Sunday, May 6, 2012

Crossing Cook Strait


This country is split into two islands by a  bumpy(more-often-than-not), tempestuous (quite often) stretch of water named after Captain James Cook. The British explorer completed the first circumnavigation of the country, and mapped it with few errors, in 1769 - 70.

If you want to take a car from one island to another, the only way is to travel on one of the ferries which ply the Strait 8 or 10 times each day. The trip takes only 3 hours, and if you are lucky the middle bit, when you are actually out in the open sea, will be smooth and gentle; you may be escorted by pods of dolphins...

Early one morning in April, early winter sunshine. In my car, queued on
 the Wellington wharves, I wait for the ferry to arrive.

One family decides to fill in the time usefully... the kids actually catch some small fish!

Here she comes - it's the Arahura, the oldest one in the fleet, but I'm 
glad to see her

 For the first hour or so, we move steadily out through the 
volcanic ribs which encircle Wellington harbour:

Then it's goodbye to the North Island

 About an hour later, we begin to wind through the spectacular Marlborough Sounds 
to Picton, at the head of Queen Charlotte Sound

 Safely there...

... but it hasn't always been so. Cook Strait is, according to Wikipedia, 
"one of the most dangerous and unpredictable waters in the world."
 The worst disaster which has happened on its waters was the sinking of the ferry Wahine. It was caught in a ferocious storm and struck a reef at the entrance to Wellington Harbour, in winds gusting to 160 km/h.


Fifty-three people drowned that night, including 3 children; 
the other 670 passengers and crew survived by getting off 
into the 4 usable lifeboats, or by launching themselves in 
lifejackets into the turbulent waters of the harbour. 

The current swept most of them across towards the western 
side of the harbour, where a small fleet of fishing boats, 
private motorboats and surf-lifesaving boats found them and 
lifted them aboard, taking them to the shore and to safety. 

My mother was one of the latter group. She had been travelling 
with an elderly family friend of ours; he was drowned.

Image from here

~ Martin Bauxbaum


  1. Such close links to a tragedy. Awful.
    I, unfortunately, do not do rough seas well. I loved the tour you took us on. Such beauty.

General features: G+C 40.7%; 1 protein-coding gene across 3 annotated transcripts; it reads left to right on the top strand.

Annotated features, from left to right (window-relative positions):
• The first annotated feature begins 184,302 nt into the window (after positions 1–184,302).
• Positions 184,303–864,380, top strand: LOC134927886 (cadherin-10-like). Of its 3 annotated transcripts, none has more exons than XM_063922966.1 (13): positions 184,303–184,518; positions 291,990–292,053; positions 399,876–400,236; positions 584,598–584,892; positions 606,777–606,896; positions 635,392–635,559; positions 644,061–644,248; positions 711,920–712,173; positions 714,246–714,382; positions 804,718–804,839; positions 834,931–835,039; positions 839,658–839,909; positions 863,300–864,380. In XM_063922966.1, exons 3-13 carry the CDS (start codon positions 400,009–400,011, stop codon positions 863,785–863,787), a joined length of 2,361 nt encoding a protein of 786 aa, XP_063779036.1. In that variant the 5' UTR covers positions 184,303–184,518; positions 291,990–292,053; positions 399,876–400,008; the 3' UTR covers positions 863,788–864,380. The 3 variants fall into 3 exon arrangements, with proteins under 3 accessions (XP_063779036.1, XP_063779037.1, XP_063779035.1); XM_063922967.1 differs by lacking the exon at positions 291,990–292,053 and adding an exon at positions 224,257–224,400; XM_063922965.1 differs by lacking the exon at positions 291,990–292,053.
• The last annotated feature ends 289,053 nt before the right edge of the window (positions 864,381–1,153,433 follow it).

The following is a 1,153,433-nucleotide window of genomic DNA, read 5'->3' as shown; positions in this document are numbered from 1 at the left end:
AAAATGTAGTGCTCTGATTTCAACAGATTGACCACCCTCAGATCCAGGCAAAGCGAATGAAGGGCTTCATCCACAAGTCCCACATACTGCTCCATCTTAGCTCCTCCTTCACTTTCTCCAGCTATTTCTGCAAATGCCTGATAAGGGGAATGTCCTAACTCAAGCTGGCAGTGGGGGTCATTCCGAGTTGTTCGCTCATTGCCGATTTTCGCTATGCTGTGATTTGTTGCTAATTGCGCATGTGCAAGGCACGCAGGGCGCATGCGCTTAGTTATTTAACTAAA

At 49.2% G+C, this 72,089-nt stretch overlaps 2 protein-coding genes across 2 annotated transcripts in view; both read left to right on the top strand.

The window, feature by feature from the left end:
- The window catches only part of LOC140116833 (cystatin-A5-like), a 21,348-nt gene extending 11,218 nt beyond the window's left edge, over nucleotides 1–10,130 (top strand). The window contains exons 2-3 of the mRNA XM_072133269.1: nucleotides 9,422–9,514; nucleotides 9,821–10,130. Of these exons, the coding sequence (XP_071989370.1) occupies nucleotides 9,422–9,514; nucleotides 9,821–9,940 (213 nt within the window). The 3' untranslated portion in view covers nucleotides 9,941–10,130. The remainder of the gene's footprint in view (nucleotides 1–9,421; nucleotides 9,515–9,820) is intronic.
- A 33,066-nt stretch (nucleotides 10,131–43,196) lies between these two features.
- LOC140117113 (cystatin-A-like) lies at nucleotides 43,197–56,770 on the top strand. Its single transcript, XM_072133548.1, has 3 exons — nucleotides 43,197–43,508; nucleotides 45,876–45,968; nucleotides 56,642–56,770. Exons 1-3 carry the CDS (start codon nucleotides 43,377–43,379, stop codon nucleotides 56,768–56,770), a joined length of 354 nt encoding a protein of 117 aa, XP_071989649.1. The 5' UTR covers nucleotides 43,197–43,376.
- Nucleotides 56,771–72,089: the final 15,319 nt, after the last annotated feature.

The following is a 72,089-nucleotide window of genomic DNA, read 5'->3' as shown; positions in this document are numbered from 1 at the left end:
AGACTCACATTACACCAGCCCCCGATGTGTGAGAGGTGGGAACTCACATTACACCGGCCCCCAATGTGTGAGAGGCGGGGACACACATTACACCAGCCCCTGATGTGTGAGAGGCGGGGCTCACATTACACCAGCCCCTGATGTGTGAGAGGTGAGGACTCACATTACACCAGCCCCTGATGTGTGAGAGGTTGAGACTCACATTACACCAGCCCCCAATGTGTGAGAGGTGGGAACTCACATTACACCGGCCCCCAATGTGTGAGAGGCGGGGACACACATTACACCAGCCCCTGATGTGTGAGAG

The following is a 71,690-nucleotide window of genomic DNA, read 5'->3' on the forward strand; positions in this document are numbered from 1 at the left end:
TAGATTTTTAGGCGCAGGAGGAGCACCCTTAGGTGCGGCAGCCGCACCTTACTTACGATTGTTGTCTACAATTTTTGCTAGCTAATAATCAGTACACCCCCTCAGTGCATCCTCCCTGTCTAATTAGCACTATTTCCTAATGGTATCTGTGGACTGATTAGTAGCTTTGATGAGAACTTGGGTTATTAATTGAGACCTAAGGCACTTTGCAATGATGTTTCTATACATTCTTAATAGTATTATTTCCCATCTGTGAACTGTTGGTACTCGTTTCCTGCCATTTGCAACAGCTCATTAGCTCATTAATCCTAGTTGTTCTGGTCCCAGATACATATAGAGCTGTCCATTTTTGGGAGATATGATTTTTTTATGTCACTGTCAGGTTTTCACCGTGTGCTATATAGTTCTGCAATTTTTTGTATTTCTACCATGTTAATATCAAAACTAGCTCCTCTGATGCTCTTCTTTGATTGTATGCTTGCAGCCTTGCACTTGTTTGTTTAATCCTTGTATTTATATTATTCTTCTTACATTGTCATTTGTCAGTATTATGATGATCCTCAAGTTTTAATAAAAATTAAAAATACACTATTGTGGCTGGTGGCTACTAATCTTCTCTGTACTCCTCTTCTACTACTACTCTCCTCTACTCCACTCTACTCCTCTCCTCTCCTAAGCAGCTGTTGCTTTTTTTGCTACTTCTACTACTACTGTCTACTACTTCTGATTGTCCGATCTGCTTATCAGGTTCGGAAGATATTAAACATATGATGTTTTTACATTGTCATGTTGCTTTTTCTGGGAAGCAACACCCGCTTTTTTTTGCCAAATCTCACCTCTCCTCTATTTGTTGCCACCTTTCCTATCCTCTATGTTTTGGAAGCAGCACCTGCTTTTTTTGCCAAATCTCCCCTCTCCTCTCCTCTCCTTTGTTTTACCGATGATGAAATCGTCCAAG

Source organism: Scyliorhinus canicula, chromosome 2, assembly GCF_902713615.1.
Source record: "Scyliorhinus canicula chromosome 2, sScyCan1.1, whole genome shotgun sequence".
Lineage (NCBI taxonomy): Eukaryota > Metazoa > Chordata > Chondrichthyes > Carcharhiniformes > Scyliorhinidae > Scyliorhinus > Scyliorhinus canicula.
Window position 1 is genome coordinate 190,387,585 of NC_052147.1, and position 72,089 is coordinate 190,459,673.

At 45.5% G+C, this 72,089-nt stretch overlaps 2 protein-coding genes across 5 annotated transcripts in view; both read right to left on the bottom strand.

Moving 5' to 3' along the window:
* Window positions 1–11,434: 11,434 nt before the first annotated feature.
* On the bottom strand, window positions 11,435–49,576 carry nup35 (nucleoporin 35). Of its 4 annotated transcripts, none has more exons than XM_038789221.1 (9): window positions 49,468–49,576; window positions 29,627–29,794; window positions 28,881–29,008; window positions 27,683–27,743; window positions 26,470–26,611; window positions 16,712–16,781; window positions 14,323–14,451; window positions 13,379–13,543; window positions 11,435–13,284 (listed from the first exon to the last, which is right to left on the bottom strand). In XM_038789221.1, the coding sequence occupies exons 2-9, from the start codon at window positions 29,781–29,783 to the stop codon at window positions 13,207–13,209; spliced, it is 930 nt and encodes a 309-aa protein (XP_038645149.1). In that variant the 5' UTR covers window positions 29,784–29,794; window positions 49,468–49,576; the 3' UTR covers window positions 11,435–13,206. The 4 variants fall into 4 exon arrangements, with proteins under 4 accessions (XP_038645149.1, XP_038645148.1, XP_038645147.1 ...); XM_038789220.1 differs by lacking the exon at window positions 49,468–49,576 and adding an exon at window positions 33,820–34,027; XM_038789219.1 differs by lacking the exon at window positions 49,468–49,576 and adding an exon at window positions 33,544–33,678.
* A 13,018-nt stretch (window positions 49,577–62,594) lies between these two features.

Thank you.

  2. Glad your mother survived.

    Lovely tour. I'm not one for sea going travel, I can get sea sick in the bath. Don't like air travel either so I tend to stay in the UK.

  3. Wow. Is there anyplace in NZ that is NOT stunningly beautiful?

    As for water, I think straits might have some of the worst in the world. I've been on many a boat in my life, from small sailboats (with 6 people aboard) in the Caribbean to large ferries in various places, and the WORST water I've ever experienced was a "calm" day crossing the English Channel. It's the only time I've ever been sea sick -- and that includes being in a 24-foot pleasure boat and getting tossed by 5-foot waves (various times on a lake where my family used to camp).
    Glad you had nice weather for your journey. Lovely photos you got.

  4. Glad your mom was safe, Alexia.

    "Dreaming of calm, open seas"

  5. Ok, I have to admit I had no idea your country was two separate islands. I, of course, had to check it out on Google Maps. Beautiful pictures! The more of your pictures I see the more I feel the need to make it down there some day, looks gorgeous.
    I remember crossing the English Channel in a ferry when I was a kid. It was so choppy that waves were crashing over the bow. My little brother and my father were running around loving it, while the rest of the family sat in the lounge trying to hold onto breakfast. Hopefully your trip was a little more enjoyable.

  6. Thank you all.
    I have crossed Cook Strait many times, and I have only experienced one really bad crossing - many people were very ill. Luckily, I was not; I guess I'm fortunate to be quite a good sailor.

    EC, Martin, thunder: thank you for the comments about my mother. It was one of the worst days of my life; at home in Christchurch we heard on the morning news that the ship was in trouble, later that it was sinking. It wasn't until 10.00 pm that I heard that she was safe.

    Max: you're welcome any time!

    Lisa: of course, there are parts which aren't so lovely. But one thing that always astounds visitors is the amazing variety of landscapes which are packed into such a small country.



It's great when you leave a note!